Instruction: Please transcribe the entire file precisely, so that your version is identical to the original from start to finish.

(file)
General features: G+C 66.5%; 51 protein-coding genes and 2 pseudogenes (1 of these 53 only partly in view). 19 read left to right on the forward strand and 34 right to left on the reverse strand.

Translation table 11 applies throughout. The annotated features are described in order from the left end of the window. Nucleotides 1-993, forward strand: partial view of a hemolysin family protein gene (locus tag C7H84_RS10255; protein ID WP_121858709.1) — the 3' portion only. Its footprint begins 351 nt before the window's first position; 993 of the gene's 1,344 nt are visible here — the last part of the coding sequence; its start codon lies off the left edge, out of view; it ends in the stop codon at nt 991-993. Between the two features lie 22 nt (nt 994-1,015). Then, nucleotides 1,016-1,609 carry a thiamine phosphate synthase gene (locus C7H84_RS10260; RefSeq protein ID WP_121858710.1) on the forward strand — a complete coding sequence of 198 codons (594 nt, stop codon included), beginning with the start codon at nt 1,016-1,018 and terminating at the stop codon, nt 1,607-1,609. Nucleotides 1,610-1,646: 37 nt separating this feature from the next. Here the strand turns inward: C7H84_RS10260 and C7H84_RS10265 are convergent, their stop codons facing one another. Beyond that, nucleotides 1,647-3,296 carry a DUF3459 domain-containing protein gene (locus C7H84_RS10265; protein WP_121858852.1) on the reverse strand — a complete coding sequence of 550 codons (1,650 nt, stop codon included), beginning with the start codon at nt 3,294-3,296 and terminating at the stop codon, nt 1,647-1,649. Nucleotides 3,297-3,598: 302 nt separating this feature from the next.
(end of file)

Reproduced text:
General features: G+C 66.5%; 51 protein-coding genes and 2 pseudogenes (1 of these 53 only partly in view). 19 read left to right on the forward strand and 34 right to left on the reverse strand.

Translation table 11 applies throughout. The annotated features are described in order from the left end of the window. Nucleotides 1-993, forward strand: partial view of a hemolysin family protein gene (locus tag C7H84_RS10255; protein ID WP_121858709.1) — the 3' portion only. Its footprint begins 351 nt before the window's first position; 993 of the gene's 1,344 nt are visible here — the last part of the coding sequence; its start codon lies off the left edge, out of view; it ends in the stop codon at nt 991-993. Between the two features lie 22 nt (nt 994-1,015). Then, nucleotides 1,016-1,609 carry a thiamine phosphate synthase gene (locus C7H84_RS10260; RefSeq protein ID WP_121858710.1) on the forward strand — a complete coding sequence of 198 codons (594 nt, stop codon included), beginning with the start codon at nt 1,016-1,018 and terminating at the stop codon, nt 1,607-1,609. Nucleotides 1,610-1,646: 37 nt separating this feature from the next. Here the strand turns inward: C7H84_RS10260 and C7H84_RS10265 are convergent, their stop codons facing one another. Beyond that, nucleotides 1,647-3,296 carry a DUF3459 domain-containing protein gene (locus C7H84_RS10265; protein WP_121858852.1) on the reverse strand — a complete coding sequence of 550 codons (1,650 nt, stop codon included), beginning with the start codon at nt 3,294-3,296 and terminating at the stop codon, nt 1,647-1,649. Nucleotides 3,297-3,598: 302 nt separating this feature from the next.